Saturday, April 26, 2008
When I took Exegesis in seminary the teacher talked about this passage. Some factors we should remember that are different from our culture to the one in which Paul was speaking.
1. There were those who were eunuchs in the ancient cultures. As such, there was those who performed castration on themselves. There were those who were made eunuchs as babies. While this seems a remote and almost mythical practice to us, thinking of the harem guards of story books, it would not have been absurd in Paul’s day to have met a eunuch. I don’t believe I have ever met a eunuch, so that puts this category of thinking outside my normal system of thought.
2. Leviticus 21:20 forbids Aaron’s offspring to serve as a priest if he has injured testicles.
3. In Roman religions there were temples that had castrated priests.
There is a distinction between the Jewish practice of circumcision and the Roman religions that practiced castration of the priests. Paul’s statement is probably sarcastic but not in the way we would take it in our culture today.
Speaking to Aaron’s sons, Moses addresses the idea of being cut off from the presence of the Lord for uncleanness in Leviticus 22:3–
3Say to them, ‘If any one of all your offspring throughout your generations approaches the holy things that the people of Israel dedicate to the LORD, while he has an uncleanness, that person shall be cut off from my presence: I am the LORD.
The whole idea of cleanness or uncleanness is associated with the concept of circumcision. The question comes to mind, if these people who were advocating circumcision as a means of achieving cleanness and right standing before God, what if they had gone too far in their practice of circumcision and instead of in the act of circumcising themselves they actually injure themselves, then they are permanently in the unclean category (See Lev. 21:20). They then have to start to think about what really makes one clean or unclean, and of course they have to start thinking about faith alone. Which of course where Paul is going with this. I would take Paul’s statement of hyperbole, but with an actual point. What if someone does not a pristine body, what if he is not without blemish? Can he be saved? The answer is yes he can be saved, and it would be better to have some blemish that made him depend on grace rather than have the perfection of organs and depend on the flesh to save him.
Sunday, April 20, 2008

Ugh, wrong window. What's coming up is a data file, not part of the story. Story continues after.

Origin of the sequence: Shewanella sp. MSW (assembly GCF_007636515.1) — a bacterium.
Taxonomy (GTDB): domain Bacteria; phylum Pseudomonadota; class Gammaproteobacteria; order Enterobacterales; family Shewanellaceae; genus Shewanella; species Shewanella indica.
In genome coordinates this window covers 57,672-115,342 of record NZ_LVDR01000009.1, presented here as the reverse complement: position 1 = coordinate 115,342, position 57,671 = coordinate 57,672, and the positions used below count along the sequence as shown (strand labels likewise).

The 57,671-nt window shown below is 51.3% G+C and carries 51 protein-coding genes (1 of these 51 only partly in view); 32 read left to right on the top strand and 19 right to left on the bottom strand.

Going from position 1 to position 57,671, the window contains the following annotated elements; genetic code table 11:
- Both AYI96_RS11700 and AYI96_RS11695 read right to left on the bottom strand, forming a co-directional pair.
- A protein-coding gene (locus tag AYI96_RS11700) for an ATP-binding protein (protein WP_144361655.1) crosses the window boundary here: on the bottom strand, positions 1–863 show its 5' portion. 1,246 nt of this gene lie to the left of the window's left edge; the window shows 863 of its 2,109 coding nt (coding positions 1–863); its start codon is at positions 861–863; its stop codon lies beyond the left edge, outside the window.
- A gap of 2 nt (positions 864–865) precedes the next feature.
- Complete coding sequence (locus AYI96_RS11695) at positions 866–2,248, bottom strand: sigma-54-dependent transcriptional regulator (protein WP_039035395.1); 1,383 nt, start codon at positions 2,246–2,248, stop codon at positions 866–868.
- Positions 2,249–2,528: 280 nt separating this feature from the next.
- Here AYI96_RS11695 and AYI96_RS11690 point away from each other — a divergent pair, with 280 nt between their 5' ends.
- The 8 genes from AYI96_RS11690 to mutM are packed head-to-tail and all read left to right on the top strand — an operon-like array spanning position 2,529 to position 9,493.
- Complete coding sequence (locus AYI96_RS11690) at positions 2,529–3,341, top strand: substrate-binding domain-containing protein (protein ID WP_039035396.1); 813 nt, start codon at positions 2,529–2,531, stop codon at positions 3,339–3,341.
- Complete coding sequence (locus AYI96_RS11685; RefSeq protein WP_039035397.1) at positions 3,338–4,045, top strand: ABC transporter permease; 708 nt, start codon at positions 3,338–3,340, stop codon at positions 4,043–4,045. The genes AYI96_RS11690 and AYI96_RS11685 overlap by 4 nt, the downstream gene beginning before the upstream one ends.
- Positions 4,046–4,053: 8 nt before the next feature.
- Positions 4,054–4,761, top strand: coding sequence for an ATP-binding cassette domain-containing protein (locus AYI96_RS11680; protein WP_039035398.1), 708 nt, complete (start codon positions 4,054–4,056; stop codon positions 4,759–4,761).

I am sort of an odd ball when it comes to human relationships. My wife is very forgiving of my oddities, and for that I am exceptionally thankful. However, not everyone is as forgiving as my blessed wife and children. So I have to really watch myself at work and church to not disenfranchise people with my matter of fact assessments and challenges to their way of thinking. Thinking through how to continue to communicate on a deeper level and not disenfranchise people has been something that I have been rethinking quite a bit. It kept me up a lot of Friday night. Two things set me off on this anxious, sleepless thought. The first was I was asked to help to reform some of the organizational aspects of a ministry. The thing that struck me what that I could get into a lot of conflict over this. I feel quite a bit of rejection from people in general, so further disenfranchising people sounds painful. I am trying to build bridges that I have torn down in the past and further distancing myself from people does not sound appetizing. The second thing that gave me a sleepless night was being forced to bring order to our small group the other night. It really was not a big deal, but I do not wish to be seen as the heavy handed one who calls people to order all the time. I don't think I am in a popularity contest, but I don't like to be lonely either. I was the rule enforcer at work and at church for a while. I seem to do well at this role in my family, perhaps my kids will tell me later that it was unbearable, but it did not work for me in other groupings than my family. This sort of surprises me since in the past, I thought my leadership in my biological family was preparing me for leadership in God's family. The only thing is our churches are organized as businesses, not families.